where . It can be verified that . This implies that the cost of computing and is proportional to , which on average is no greater than . Also, unlike the standard softmax formulation of the Skip-gram which assigns two representations and to each word , the hierarchical softmax formulation has one representation for each word and one representation for every inner node of the binary tree.

The structure of the tree used by the hierarchical softmax has a considerable effect on the performance. Mnih and Hinton explored a number of methods for constructing the tree structure and the effect on both the training time and the resulting model accuracy [10]. In our work we use a binary Huffman tree, as it assigns short codes to the frequent words which results in fast training. It has been observed before that grouping words together by their frequency works well as a very simple speedup technique for the neural network based language models [5, 8].

Figure 2: Two-dimensional PCA projection of the 1000-dimensional Skip-gram vectors of countries and their capital cities. The figure illustrates ability of the model to automatically organize concepts and learn implicitly the relationships between them, as during the training we did not provide any supervised information about what a capital city means.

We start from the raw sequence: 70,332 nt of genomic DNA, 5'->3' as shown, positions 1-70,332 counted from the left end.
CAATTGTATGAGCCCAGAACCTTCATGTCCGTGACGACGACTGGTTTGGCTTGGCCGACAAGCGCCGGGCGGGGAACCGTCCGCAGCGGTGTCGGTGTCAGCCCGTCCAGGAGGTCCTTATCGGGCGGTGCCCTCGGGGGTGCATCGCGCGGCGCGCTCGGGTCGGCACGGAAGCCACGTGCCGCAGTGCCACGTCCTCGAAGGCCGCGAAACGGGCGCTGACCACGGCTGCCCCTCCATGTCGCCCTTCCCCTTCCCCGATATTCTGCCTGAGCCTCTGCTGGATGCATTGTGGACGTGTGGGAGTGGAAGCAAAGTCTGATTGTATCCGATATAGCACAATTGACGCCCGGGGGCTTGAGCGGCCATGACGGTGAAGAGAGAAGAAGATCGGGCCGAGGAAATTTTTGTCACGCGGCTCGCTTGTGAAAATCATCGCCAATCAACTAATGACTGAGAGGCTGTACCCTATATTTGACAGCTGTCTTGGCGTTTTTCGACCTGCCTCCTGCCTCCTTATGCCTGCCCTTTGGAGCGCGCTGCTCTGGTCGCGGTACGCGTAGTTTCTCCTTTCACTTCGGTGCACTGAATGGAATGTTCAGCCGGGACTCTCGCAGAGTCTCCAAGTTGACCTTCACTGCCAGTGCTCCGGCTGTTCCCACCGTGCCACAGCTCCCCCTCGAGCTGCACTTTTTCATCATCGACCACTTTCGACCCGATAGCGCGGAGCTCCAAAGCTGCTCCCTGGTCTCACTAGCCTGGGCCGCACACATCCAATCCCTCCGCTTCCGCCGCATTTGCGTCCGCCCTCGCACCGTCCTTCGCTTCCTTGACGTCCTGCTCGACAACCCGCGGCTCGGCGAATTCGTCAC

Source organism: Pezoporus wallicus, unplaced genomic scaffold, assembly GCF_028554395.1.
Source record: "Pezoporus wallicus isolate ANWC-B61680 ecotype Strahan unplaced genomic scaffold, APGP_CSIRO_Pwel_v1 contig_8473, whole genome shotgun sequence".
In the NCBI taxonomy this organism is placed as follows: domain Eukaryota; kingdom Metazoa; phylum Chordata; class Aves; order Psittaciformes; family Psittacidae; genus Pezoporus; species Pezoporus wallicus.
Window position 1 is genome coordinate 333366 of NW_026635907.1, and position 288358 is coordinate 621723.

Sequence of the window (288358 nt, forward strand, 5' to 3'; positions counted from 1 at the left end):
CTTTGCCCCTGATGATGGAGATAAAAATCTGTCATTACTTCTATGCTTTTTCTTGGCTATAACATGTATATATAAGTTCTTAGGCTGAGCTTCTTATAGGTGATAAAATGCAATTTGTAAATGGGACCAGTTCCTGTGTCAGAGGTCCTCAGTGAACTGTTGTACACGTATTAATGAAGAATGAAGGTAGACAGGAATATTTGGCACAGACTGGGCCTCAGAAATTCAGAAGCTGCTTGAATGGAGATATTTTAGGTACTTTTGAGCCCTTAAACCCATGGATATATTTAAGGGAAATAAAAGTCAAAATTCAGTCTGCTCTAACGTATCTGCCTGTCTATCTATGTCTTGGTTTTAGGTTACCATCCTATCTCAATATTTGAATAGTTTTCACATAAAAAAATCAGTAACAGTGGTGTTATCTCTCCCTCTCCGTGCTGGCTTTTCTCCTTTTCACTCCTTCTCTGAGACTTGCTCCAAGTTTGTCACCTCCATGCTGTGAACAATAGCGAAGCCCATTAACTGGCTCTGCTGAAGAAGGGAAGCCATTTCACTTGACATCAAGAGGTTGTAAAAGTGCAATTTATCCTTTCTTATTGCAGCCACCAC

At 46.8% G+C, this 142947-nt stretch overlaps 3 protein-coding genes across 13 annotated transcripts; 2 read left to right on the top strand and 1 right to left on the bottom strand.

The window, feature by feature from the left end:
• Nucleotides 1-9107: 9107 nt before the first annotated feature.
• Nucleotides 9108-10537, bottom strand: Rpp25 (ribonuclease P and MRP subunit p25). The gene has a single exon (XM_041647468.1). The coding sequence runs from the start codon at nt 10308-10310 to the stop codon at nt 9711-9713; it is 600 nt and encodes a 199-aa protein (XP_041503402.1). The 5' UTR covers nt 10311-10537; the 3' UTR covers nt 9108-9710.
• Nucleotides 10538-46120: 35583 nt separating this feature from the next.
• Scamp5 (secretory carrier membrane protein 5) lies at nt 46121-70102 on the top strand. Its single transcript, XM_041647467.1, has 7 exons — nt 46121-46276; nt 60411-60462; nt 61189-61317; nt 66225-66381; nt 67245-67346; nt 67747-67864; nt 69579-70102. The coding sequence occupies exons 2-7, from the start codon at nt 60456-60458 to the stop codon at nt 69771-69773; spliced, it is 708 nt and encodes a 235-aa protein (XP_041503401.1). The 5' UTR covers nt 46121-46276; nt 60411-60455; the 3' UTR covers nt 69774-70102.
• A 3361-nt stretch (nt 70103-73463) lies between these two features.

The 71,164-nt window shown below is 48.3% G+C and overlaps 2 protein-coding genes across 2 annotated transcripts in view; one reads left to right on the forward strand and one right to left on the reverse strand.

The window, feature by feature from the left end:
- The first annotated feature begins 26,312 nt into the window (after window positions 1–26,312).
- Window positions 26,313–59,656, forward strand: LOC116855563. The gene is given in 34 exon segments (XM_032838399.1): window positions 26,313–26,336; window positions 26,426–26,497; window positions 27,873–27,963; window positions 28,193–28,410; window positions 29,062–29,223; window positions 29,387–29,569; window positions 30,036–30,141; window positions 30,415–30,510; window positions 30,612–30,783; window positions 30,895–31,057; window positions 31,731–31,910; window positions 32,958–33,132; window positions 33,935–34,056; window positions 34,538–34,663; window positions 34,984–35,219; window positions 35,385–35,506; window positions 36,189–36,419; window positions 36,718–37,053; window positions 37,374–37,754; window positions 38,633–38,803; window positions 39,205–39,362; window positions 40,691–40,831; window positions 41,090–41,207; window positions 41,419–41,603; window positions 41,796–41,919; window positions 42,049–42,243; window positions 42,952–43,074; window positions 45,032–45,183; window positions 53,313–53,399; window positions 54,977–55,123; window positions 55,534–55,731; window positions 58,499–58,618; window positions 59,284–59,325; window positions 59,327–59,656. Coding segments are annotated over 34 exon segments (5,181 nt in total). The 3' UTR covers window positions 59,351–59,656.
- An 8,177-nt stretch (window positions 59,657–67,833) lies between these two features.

2.2 Negative Sampling

An alternative to the hierarchical softmax is Noise Contrastive Estimation (NCE), which was introduced by Gutmann and Hyvarinen 

[4] and applied to language modeling by Mnih and Teh [11]

. NCE posits that a good model should be able to differentiate data from noise by means of logistic regression. This is similar to hinge loss used by Collobert and Weston 

[2] who trained the models by ranking the data above noise.

While NCE can be shown to approximately maximize the log probability of the softmax, the Skip-gram model is only concerned with learning high-quality vector representations, so we are free to simplify NCE as long as the vector representations retain their quality. We define Negative sampling (NEG) by the objective


which is used to replace every term in the Skip-gram objective. Thus the task is to distinguish the target word from draws from the noise distribution using logistic regression, where there are negative samples for each data sample. Our experiments indicate that values of in the range 5–20 are useful for small training datasets, while for large datasets the can be as small as 2–5. The main difference between the Negative sampling and NCE is that NCE needs both samples and the numerical probabilities of the noise distribution, while Negative sampling uses only samples. And while NCE approximately maximizes the log probability of the softmax, this property is not important for our application.